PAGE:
Long-Term Care ... or the Things You Think About When Retirement Looms
Among the things one thinks about, or should think about, as retirement looms is long-term care... and perhaps more importantly when you’re in your 50s, long-term care insurance.
As friends of The Heartland Institute and visitors to Freedom Pub know, Heartland cofounder Joe Bast and I are planning to step down from our day-to-day roles at Heartland in 2018. We have named a new president for Heartland, Dr. Tim Huelskamp (Joe remains CEO), and I’m working with Heartland staff who will take over my responsibilities.
Among the things one thinks about, or should think about, as retirement looms is long-term care ... and perhaps more importantly when you’re in your 50s, long-term care (LTC) insurance.
With perfect timing, along comes Stephen Moses, president of the Center for Long-Term Care Reform, who sent me his latest report, How to Fix Long-Term Care Financing. The paper was published by the Foundation for Government Accountability and underwritten by a contribution from The Milbank Foundation for Rehabilitation, which should be especially thanked for its support of this valuable project.
Moses’s report is focused on the parasitic relationship between LTC and Medicaid. He doesn’t call it that, but it’s clear from his report that LTC is a parasite on the Medicaid program—and vice versa.
First, consider LTC as the parasite. Medicaid is the main funder of LTC—not only for the poor, but for middle-income and affluent individuals as well. Contrary to popular belief, Medicaid does not require impoverishment to qualify for LTC benefits. Moses explains beneficiaries can have virtually unlimited income; virtually unlimited assets are exempt; and widely known “Medicaid planning” techniques make benefits available to nearly anyone who wants to qualify and can afford financial planners and lawyers to walk them through it.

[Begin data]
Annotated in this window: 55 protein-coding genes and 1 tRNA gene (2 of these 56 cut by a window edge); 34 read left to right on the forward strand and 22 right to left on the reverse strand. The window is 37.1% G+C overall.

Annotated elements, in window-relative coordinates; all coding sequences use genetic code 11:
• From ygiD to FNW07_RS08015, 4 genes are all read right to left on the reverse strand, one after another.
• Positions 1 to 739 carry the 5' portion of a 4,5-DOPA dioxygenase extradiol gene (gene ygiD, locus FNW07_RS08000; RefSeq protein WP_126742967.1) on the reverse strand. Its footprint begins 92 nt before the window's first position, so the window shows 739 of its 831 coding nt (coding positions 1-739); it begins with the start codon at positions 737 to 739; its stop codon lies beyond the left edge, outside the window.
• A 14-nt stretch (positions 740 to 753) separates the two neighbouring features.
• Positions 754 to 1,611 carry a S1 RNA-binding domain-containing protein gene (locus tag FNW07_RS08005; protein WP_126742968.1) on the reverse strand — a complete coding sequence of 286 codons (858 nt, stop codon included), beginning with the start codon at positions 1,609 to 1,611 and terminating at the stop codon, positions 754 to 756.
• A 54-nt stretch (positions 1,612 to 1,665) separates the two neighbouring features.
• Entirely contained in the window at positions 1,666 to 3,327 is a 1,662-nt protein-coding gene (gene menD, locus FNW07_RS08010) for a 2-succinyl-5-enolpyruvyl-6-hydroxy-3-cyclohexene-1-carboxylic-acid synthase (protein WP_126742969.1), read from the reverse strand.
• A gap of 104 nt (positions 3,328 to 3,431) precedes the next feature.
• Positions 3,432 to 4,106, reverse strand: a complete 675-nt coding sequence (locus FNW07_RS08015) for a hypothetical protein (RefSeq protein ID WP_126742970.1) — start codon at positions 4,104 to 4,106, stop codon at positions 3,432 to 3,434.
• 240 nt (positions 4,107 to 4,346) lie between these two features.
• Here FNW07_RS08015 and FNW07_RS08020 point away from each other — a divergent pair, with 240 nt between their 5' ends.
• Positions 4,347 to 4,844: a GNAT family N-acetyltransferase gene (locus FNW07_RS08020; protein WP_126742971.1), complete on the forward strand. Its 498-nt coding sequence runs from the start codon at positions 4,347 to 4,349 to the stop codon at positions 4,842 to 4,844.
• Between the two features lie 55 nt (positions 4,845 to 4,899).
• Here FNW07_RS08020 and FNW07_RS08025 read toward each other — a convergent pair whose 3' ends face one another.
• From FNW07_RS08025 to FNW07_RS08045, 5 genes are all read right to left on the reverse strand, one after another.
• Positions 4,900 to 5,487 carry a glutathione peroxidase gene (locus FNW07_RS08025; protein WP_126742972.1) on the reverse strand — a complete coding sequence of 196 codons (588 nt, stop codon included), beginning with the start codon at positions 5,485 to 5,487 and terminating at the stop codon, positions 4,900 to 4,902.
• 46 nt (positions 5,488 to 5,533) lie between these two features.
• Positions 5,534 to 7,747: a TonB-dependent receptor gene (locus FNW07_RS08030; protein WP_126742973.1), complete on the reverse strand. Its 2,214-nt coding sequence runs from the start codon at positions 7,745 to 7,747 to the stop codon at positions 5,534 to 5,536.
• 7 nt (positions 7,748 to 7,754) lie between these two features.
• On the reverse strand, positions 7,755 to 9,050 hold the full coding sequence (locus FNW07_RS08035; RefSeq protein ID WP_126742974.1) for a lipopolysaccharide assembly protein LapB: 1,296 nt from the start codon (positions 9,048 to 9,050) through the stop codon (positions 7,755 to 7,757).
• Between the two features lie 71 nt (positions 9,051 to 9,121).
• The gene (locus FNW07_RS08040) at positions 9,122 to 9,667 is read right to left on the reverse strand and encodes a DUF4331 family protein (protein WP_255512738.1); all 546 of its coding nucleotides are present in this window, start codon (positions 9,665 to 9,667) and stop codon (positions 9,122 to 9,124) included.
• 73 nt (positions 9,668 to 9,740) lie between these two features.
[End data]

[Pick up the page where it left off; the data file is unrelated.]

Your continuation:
As a result, Moses wrote, “Although Medicaid was intended to serve only the truly needy, eligibility expansions and loopholes have turned the program into a middle-class entitlement.” And that means fewer resources are available for the safety net Medicaid was intended to be. It also means taxpayers are paying more than they should for the LTC component of Medicaid.
But Medicaid is also a parasite in this relationship, doing serious damage to long-term care in the United States. Moses explains the parasitic life cycle this way:
In the 1960s, Medicaid LTC made nursing home care virtually free, locking in an institutional bias and crowding out a nascent privately financed market for home care.
At the same time, Medicaid reimbursed LTC facilities at less than the cost of providing care, pretty much guaranteeing there would be access and quality problems.
That poor quality of care resulted in lawsuits and massive financial penalties for care providers, further undercutting access and quality care.
And that’s just the effect on the LTC industry itself. Medicaid LTC also has done damage to the fundamental individual responsibility for planning for one’s future LTC needs: